While rummaging through my refrigerator today, I spied with my little eye something that is fermented by bacteria and yeast, vinegary, and slightly fizzy. Have you guessed it yet? I'm referring to kombucha, the ancient beverage offered in a variety of fruity and herbal flavors which has become a favorite among hipsters (naturally). In a putative consumer class action lawsuit filed in the District Court of the Northern District of California, plaintiff Gary Freedline alleged that defendants O Organics LLC and its parent company, Lucerne Foods, Inc. (collectively, “O Organics”), misled consumers about the alcohol and sugar content in their kombucha beverage products. Kombucha manufacturers have faced several suits, which we have previously blogged about (see here and here).

Quick Kombucha Refresher. The bacteria and yeast microorganisms found in kombucha metabolize sugars, acids, and caffeine in the tea beverage and convert them into carbon dioxide and alcohol. Kombucha manufacturers have struggled to control the amount of alcohol created by fermentation. Natural fermentation can yield up to 4% alcohol by volume (“ABV”), which is problematic because products with more than 0.5% ABV are classified as alcoholic beverages subject to federal regulation, including disclosure and labeling laws. As a result, some retailers temporarily stopped selling kombucha after discovering they contained up to 2.5% ABV, while some producers stopped kombucha production altogether because they could not ensure that their product was below the 0.5% ABV limit. Other producers pasteurize kombucha to kill the microorganisms and stop fermentation.

Back To The Kombucha Case At Hand. Freedline is a California resident who purchased O Organics kombucha products from his local supermarkets on several occasions "on the basis that the products were non-alcoholic." O Organics supplies raw and unpasterized kombucha. When an independent lab tested bottles of their kombucha, it found that they contained between 1.63% and 2.63% ABV, which is above the 0.5% ABV limit; however, their kombucha products are not labeled as alcoholic beverages, and the labels state that they contain less than 0.5% ABV. In addition, Freedline alleged he was mislead by the sugar content.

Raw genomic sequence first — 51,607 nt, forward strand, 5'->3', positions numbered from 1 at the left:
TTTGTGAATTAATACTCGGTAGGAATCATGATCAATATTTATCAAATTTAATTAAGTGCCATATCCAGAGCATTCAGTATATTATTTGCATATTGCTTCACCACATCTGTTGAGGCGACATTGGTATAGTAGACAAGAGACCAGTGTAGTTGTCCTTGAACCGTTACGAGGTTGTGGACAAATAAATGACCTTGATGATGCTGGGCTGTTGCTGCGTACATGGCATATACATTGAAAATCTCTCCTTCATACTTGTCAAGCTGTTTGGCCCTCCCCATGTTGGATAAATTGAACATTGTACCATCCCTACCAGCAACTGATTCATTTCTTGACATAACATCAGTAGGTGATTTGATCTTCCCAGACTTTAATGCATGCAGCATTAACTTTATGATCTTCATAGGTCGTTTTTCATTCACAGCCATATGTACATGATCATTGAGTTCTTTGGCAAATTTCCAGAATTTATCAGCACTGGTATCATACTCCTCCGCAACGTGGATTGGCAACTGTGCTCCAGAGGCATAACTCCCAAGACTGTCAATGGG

Freedline claims that O Organics has violated several California state consumer laws including: (1) the Consumer Legal Remedies Act ("CLRA"); (2) the Unfair Competition Law ("UCL"); (3) the False Advertising Law ("FAL"); (4) breach of express warranty; (5) breach of the implied warranty of merchantability; and (6) unjust enrichment. As you might have guessed, O Organics sought to dismiss the complaint. The court granted and denied in part the dismissal.

For the CLRA, UCL, and FAL claims, O Organics brought forth several arguments as to why they should be dismissed. For example, O Organics criticized the complaint as a whole as “long on rhetoric, but short on facts" to which the court disagreed with regards to the ABV allegations as the plaintiff provided specific factual allegations about this issue. However, the sugar content allegations lack factual support and, as a result, are insufficient to state plausible claims. Thus, the court dismissed the claims and allegations with regards to the sugar content with leave to amend. 

On the subject of primary jurisdiction, the court found O Organics did not demonstrate grounds to dismiss or stay this lawsuit. O Organics stated that Congress is considering legislation that may address alcohol levels in kombucha, but provided no indication as to when such legislation may be passed or how it might impact this suit, if at all. The court also dismissed O Organics' argument that the Food and Drug Administration ("FDA") and Alcohol and Tobacco Tax and Trade Bureau ("TTB") should preside over this case because the "product misrepresentation claims at the heart of this lawsuit are routinely handled by the courts, and are comfortably within the judicial domain."

For the breach of warranty claims, not only did the court find that Freedline provided sufficient notice for the claims, the court also found that Freedline properly alleged O Organics breached the express warranty that its kombucha products are non-alcoholic beverages as well as the the implied warranty of merchantability  because the products do not “conform to the promises or affirmations of fact made on the container or label if any." 

The court dismissed the just enrichment claim because California treats unjust enrichment as a remedy and not an independent claim. However, it remains available as a remedy should Freedline establish and prove it later on in the lawsuit.

As this lawsuit unfolds, we will continue to keep you posted.